Learn About Islam
Orthodox Islam holds to five fundamental beliefs, with belief in one God as its supreme principle. All Muslims, whether of the Sunni or Shiite sect, agree upon these five basic tenets.
- Monotheism: “There is no god but Allah.” The heart of Mohammed’s message was absolute monotheism.
- Angels: Angels are a very real and important part of Islamic teaching. According to Islam, they are sinless, genderless beings formed from light. These include four archangels: Gabriel, Michael, Azrail and Israfil. Two Interrogating angles: Munkar and Nakir, and a host of recording angels.
- Scripture: Muslims consider Mohammed the final prophet and his revelation, the Qur’an, as the purest and most complete revelation Allah ever gave to humankind. Islam teaches that the message of the Qur’an came directly from Allah in order to confirm the revelations given to the prophets of the past.
- Prophets: The exact number of prophets is not stated in the Qur’an, the Hadith suggests that Allah has sent 124,000 prophets into the world. The Qur’an mentions twenty-five prophets by name including Adam, Noah, Abraham, Moses, John the Baptist, Jesus, and Mohammed.
- Day of Judgment: The Qur’an clearly teaches that each individual will stand before the throne of Allah and be judged for his or her actions on earth to determine whether his destiny will be paradise or hell. Paradise or “Gardens of Felicity” is a place where Muslim believers will be granted their hearts’ desires.
- The Confession or Creed (Shahada): “There is no god but Allah, and Mohammed is Allah’s messenger.” One needs merely speak these few words, the shortest creed of any major world religion, to accept Islam and become Muslim. The heart of Muslim theology and philosophy lies in this brief, yet often repeated statement, and it is always spoken in Arabic.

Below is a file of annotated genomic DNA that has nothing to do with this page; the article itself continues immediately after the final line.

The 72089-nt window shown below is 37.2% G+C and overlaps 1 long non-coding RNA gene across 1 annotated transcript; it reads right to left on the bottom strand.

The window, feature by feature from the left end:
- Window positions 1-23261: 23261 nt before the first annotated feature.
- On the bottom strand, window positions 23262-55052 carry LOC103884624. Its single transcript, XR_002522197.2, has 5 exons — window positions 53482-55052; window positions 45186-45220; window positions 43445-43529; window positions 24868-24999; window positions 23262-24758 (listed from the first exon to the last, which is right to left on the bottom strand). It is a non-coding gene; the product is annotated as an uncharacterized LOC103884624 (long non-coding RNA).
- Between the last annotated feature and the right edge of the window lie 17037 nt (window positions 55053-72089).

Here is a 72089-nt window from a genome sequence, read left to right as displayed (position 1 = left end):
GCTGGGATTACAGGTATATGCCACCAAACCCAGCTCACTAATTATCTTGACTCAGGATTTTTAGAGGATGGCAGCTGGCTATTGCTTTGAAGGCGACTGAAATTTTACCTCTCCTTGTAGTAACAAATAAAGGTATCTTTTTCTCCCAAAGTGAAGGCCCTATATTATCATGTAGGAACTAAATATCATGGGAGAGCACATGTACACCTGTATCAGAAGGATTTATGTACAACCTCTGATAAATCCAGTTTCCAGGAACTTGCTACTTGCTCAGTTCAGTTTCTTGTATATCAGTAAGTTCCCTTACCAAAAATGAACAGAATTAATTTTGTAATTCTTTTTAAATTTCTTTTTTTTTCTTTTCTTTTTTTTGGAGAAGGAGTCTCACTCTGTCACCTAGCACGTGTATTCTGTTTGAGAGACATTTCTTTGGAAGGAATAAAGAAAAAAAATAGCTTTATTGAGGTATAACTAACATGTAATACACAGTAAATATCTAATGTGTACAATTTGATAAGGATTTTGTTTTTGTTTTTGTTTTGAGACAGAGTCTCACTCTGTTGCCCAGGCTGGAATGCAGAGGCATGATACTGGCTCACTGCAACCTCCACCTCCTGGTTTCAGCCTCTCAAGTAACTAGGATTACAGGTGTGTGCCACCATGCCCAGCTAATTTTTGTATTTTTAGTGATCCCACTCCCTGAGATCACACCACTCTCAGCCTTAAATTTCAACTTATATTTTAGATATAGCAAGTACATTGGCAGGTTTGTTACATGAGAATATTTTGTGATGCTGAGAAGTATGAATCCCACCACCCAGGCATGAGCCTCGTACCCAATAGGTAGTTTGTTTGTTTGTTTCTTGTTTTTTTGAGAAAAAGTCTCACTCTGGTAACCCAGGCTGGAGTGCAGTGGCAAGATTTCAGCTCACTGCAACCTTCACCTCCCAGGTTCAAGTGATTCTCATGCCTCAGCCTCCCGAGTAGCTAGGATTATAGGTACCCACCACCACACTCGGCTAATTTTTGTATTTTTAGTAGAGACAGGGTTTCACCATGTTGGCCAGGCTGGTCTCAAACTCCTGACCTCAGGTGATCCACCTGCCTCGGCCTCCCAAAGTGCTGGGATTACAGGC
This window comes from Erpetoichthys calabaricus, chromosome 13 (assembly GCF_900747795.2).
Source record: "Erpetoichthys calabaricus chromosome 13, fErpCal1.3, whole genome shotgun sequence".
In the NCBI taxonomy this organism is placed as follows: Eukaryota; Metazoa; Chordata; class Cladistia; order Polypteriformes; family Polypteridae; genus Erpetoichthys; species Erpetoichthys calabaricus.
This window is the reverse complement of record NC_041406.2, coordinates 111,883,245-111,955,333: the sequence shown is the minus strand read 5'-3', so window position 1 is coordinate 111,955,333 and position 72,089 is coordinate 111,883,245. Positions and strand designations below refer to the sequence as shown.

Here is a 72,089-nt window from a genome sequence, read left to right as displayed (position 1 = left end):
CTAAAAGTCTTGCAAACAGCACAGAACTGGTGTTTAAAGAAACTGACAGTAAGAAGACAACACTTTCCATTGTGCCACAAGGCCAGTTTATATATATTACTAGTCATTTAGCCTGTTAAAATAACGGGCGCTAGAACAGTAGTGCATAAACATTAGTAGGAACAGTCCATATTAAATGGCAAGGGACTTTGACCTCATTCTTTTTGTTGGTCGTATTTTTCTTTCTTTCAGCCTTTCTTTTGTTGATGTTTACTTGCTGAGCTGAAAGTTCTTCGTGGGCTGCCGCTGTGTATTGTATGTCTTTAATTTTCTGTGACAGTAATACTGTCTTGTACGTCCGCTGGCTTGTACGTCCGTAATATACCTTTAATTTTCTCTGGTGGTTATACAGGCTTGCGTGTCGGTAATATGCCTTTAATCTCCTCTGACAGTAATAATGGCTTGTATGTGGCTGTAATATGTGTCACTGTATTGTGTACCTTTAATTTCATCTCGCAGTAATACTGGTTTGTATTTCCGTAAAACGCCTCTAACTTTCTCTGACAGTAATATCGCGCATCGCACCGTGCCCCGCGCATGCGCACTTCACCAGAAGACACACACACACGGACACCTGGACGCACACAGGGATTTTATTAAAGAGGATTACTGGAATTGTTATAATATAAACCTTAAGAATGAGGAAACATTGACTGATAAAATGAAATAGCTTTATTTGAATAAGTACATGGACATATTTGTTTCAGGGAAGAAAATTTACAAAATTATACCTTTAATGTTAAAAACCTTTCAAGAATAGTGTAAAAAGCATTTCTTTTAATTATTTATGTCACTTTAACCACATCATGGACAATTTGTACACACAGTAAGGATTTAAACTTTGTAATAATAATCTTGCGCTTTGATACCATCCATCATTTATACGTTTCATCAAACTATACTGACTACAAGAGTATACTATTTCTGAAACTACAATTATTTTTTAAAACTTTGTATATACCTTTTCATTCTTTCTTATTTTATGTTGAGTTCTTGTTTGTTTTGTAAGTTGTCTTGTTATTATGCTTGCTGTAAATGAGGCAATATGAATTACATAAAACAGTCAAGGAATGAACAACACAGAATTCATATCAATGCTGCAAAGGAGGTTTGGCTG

- Prayers (Salat): The Qur’an stipulates prayer at five regular, specific intervals throughout the day. Five times a day, Muslims will hear the prayer call issuing from the local mosque. They are to then perform a specific cleansing ritual before turning to face Mecca and perform the rite of prayer. The five times of prayer are: at dawn (fajr); just after noon (zuhr); in late afternoon (‘asr), just after sunset (maghrib); and at night before going to bed (‘isha).
- Fasting (Sawm): Islam teaches that Allah first revealed the Qur’an to Mohammed during the month of Ramadan. Faithful Muslims will fast from all food, drink, smoking, and conjugal relations from sunrise to sunset each day during this holy month. This practice is designed to produce self-discipline in the believer.
- Almsgiving (Zakat): This alms-tax is a mandatory donation to charity. This obligation to share one's wealth with the less fortunate is stressed throughout the Qur'an, and constitutes about two and a half percent of one's annual income.
- Pilgrimage (Hajj): It is required of every Muslim who is physically and financially able to go on at least one pilgrimage to Mecca during his lifetime. While non-Muslims are banned from Mecca, the millions of Muslims who journey there for the annual pilgrimage arrive in the same pilgrim dress of unsewn white material, and perform the same prescribed rituals.